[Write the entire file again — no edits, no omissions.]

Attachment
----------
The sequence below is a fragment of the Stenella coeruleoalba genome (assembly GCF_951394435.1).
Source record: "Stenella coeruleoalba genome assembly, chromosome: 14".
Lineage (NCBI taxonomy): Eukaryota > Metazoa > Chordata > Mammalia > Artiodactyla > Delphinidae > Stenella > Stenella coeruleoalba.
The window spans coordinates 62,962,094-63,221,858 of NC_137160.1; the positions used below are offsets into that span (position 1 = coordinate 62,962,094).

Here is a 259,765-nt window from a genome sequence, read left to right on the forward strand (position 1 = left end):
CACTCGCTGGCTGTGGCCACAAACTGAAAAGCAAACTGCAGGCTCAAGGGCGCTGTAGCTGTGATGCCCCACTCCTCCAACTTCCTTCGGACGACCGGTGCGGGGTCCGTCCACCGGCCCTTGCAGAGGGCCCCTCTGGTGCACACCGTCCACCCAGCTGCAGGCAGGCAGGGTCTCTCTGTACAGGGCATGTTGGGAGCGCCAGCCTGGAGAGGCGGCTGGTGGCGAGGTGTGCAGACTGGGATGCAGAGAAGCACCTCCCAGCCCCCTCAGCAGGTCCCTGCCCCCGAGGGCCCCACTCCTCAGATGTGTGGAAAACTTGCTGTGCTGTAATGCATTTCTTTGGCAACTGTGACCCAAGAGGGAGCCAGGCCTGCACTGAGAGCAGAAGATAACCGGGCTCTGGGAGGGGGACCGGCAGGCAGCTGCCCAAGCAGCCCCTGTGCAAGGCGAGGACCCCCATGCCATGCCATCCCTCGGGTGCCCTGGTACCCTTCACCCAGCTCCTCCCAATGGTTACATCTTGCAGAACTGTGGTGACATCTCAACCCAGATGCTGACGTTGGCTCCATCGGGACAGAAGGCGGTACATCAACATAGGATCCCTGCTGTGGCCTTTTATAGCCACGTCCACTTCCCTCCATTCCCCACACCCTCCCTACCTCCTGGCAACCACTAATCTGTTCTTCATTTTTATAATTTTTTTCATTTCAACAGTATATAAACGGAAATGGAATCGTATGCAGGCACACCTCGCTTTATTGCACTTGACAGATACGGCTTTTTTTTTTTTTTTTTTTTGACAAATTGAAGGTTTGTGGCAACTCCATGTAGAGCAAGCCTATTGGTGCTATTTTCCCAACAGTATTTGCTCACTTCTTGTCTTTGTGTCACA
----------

The sequence below is a fragment of the Stenella coeruleoalba genome (assembly GCF_951394435.1).
Source record: "Stenella coeruleoalba genome assembly, chromosome: 14".
Lineage (NCBI taxonomy): Eukaryota > Metazoa > Chordata > Mammalia > Artiodactyla > Delphinidae > Stenella > Stenella coeruleoalba.
The window spans coordinates 62,962,094-63,221,858 of NC_137160.1; the positions used below are offsets into that span (position 1 = coordinate 62,962,094).

Here is a 259,765-nt window from a genome sequence, read left to right on the forward strand (position 1 = left end):
CACTCGCTGGCTGTGGCCACAAACTGAAAAGCAAACTGCAGGCTCAAGGGCGCTGTAGCTGTGATGCCCCACTCCTCCAACTTCCTTCGGACGACCGGTGCGGGGTCCGTCCACCGGCCCTTGCAGAGGGCCCCTCTGGTGCACACCGTCCACCCAGCTGCAGGCAGGCAGGGTCTCTCTGTACAGGGCATGTTGGGAGCGCCAGCCTGGAGAGGCGGCTGGTGGCGAGGTGTGCAGACTGGGATGCAGAGAAGCACCTCCCAGCCCCCTCAGCAGGTCCCTGCCCCCGAGGGCCCCACTCCTCAGATGTGTGGAAAACTTGCTGTGCTGTAATGCATTTCTTTGGCAACTGTGACCCAAGAGGGAGCCAGGCCTGCACTGAGAGCAGAAGATAACCGGGCTCTGGGAGGGGGACCGGCAGGCAGCTGCCCAAGCAGCCCCTGTGCAAGGCGAGGACCCCCATGCCATGCCATCCCTCGGGTGCCCTGGTACCCTTCACCCAGCTCCTCCCAATGGTTACATCTTGCAGAACTGTGGTGACATCTCAACCCAGATGCTGACGTTGGCTCCATCGGGACAGAAGGCGGTACATCAACATAGGATCCCTGCTGTGGCCTTTTATAGCCACGTCCACTTCCCTCCATTCCCCACACCCTCCCTACCTCCTGGCAACCACTAATCTGTTCTTCATTTTTATAATTTTTTTCATTTCAACAGTATATAAACGGAAATGGAATCGTATGCAGGCACACCTCGCTTTATTGCACTTGACAGATACGGCTTTTTTTTTTTTTTTTTTTTGACAAATTGAAGGTTTGTGGCAACTCCATGTAGAGCAAGCCTATTGGTGCTATTTTCCCAACAGTATTTGCTCACTTCTTGTCTTTGTGTCACA